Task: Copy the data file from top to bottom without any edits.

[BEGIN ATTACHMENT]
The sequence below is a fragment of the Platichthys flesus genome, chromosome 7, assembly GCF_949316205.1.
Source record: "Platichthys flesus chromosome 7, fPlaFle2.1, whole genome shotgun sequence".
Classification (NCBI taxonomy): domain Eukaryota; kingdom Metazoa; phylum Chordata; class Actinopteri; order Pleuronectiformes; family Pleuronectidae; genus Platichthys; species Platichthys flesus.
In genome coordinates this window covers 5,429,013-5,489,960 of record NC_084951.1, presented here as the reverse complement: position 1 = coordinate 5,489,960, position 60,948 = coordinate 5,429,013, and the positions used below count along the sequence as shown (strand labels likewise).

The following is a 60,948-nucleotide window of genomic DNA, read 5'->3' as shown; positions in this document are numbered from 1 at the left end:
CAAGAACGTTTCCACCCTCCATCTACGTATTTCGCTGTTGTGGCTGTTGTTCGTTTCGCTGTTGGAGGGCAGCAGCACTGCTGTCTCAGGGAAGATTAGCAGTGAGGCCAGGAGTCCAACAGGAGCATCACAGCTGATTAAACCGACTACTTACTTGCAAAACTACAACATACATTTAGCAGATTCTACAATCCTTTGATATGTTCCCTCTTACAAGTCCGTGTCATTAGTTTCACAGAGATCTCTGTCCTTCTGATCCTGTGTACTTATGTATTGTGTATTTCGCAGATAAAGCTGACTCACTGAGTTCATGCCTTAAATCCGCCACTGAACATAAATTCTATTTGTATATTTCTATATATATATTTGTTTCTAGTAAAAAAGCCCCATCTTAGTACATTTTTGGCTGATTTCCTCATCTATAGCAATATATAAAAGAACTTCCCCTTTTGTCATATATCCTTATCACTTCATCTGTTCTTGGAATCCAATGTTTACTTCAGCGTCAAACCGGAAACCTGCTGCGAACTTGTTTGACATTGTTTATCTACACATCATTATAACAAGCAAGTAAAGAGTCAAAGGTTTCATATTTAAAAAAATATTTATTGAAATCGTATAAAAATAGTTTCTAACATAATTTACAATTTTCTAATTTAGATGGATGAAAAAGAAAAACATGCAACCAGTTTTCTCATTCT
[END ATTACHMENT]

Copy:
The sequence below is a fragment of the Platichthys flesus genome, chromosome 7, assembly GCF_949316205.1.
Source record: "Platichthys flesus chromosome 7, fPlaFle2.1, whole genome shotgun sequence".
Classification (NCBI taxonomy): domain Eukaryota; kingdom Metazoa; phylum Chordata; class Actinopteri; order Pleuronectiformes; family Pleuronectidae; genus Platichthys; species Platichthys flesus.
In genome coordinates this window covers 5,429,013-5,489,960 of record NC_084951.1, presented here as the reverse complement: position 1 = coordinate 5,489,960, position 60,948 = coordinate 5,429,013, and the positions used below count along the sequence as shown (strand labels likewise).

The following is a 60,948-nucleotide window of genomic DNA, read 5'->3' as shown; positions in this document are numbered from 1 at the left end:
CAAGAACGTTTCCACCCTCCATCTACGTATTTCGCTGTTGTGGCTGTTGTTCGTTTCGCTGTTGGAGGGCAGCAGCACTGCTGTCTCAGGGAAGATTAGCAGTGAGGCCAGGAGTCCAACAGGAGCATCACAGCTGATTAAACCGACTACTTACTTGCAAAACTACAACATACATTTAGCAGATTCTACAATCCTTTGATATGTTCCCTCTTACAAGTCCGTGTCATTAGTTTCACAGAGATCTCTGTCCTTCTGATCCTGTGTACTTATGTATTGTGTATTTCGCAGATAAAGCTGACTCACTGAGTTCATGCCTTAAATCCGCCACTGAACATAAATTCTATTTGTATATTTCTATATATATATTTGTTTCTAGTAAAAAAGCCCCATCTTAGTACATTTTTGGCTGATTTCCTCATCTATAGCAATATATAAAAGAACTTCCCCTTTTGTCATATATCCTTATCACTTCATCTGTTCTTGGAATCCAATGTTTACTTCAGCGTCAAACCGGAAACCTGCTGCGAACTTGTTTGACATTGTTTATCTACACATCATTATAACAAGCAAGTAAAGAGTCAAAGGTTTCATATTTAAAAAAATATTTATTGAAATCGTATAAAAATAGTTTCTAACATAATTTACAATTTTCTAATTTAGATGGATGAAAAAGAAAAACATGCAACCAGTTTTCTCATTCT